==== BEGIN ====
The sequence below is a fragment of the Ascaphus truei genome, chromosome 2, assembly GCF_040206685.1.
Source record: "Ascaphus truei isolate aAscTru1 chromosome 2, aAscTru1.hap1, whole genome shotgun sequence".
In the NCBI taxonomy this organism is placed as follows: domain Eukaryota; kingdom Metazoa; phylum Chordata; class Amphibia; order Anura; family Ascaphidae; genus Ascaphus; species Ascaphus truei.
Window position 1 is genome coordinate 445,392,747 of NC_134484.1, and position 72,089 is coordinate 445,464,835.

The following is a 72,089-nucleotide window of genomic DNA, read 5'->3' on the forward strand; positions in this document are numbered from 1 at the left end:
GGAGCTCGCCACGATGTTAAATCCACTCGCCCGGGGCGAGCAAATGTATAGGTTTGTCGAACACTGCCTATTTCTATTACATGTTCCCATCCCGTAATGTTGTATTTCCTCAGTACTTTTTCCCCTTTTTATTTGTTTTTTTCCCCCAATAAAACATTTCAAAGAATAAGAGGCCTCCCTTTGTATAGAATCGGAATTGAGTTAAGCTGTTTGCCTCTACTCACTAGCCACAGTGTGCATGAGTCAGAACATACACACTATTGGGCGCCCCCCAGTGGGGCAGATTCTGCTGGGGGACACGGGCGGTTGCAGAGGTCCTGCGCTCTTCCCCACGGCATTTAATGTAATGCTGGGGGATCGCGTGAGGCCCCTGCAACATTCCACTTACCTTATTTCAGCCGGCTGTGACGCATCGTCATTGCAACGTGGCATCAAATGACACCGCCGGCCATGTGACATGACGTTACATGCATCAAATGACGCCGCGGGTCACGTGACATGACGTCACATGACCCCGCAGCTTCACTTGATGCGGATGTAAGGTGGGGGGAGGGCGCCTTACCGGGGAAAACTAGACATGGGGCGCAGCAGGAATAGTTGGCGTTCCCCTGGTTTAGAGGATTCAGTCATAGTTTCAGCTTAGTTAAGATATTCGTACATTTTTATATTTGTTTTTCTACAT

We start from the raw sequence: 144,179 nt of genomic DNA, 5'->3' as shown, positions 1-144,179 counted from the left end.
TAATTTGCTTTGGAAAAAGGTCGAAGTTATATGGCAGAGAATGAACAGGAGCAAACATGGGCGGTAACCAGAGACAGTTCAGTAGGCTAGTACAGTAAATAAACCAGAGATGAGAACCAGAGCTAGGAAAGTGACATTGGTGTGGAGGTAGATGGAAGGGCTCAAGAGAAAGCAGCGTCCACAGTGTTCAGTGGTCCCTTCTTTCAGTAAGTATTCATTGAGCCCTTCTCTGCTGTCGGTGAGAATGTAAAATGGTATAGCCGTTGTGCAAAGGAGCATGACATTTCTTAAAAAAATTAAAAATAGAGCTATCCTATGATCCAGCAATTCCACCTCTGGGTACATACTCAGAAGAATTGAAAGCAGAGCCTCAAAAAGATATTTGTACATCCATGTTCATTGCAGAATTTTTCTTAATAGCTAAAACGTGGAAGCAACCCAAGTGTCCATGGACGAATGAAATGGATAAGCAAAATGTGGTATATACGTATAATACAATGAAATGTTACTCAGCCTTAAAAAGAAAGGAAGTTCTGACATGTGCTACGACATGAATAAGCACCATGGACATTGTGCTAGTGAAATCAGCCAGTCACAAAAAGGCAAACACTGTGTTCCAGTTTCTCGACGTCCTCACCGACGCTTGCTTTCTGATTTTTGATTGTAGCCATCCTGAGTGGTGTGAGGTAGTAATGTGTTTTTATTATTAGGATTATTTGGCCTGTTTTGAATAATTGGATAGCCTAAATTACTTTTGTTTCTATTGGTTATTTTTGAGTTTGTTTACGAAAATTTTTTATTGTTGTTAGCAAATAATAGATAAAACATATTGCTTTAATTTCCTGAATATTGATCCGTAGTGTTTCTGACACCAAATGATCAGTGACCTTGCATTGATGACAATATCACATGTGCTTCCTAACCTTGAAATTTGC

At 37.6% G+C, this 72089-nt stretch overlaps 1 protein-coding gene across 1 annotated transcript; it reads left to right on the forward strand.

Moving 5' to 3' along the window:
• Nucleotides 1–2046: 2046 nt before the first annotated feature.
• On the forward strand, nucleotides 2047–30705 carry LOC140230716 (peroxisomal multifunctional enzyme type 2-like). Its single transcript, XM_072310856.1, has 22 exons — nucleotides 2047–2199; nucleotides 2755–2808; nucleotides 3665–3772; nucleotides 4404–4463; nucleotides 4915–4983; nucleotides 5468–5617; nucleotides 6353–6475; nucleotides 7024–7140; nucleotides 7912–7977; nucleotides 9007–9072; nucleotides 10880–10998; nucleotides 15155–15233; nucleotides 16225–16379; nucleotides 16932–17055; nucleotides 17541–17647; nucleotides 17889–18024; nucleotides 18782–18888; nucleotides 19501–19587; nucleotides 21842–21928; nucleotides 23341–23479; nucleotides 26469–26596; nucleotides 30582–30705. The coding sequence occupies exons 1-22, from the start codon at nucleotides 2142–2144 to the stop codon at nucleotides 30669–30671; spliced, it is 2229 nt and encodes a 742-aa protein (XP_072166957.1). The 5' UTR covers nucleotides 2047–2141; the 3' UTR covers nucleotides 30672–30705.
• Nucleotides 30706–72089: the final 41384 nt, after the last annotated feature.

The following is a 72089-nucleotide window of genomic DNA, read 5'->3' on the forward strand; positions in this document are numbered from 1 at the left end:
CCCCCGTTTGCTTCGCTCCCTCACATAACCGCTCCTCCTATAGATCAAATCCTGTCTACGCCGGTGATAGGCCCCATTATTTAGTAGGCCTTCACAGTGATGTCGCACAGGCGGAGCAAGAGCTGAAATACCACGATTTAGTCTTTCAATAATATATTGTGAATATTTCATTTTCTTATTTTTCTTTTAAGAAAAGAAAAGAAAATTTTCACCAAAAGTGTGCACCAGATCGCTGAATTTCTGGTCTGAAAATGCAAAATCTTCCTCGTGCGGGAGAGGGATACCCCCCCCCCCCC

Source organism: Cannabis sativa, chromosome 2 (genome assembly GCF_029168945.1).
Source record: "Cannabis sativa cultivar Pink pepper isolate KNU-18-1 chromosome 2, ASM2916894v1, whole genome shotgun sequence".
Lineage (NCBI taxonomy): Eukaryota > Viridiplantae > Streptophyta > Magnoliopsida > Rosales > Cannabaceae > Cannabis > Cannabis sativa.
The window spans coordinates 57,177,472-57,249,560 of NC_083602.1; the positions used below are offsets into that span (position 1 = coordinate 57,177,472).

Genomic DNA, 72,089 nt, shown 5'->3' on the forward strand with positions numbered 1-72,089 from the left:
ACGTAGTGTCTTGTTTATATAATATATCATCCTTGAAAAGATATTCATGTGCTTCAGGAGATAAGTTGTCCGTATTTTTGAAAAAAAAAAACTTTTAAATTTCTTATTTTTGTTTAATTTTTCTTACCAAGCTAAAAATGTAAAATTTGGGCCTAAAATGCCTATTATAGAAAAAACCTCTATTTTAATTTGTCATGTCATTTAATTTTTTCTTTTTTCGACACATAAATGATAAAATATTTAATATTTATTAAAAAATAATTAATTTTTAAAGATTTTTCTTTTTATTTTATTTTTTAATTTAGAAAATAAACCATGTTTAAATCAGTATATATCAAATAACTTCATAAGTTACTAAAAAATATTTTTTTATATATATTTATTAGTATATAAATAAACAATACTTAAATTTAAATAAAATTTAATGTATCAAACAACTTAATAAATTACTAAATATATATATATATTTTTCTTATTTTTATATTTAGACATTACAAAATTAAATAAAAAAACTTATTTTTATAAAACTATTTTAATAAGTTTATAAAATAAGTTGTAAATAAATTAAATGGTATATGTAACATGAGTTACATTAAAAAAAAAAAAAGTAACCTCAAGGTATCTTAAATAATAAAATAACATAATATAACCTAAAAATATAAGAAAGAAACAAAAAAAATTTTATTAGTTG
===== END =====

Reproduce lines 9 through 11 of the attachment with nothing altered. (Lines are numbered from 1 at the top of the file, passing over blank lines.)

At 37.6% G+C, this 72089-nt stretch overlaps 1 protein-coding gene across 1 annotated transcript; it reads left to right on the forward strand.

Moving 5' to 3' along the window:
• Nucleotides 1–2046: 2046 nt before the first annotated feature.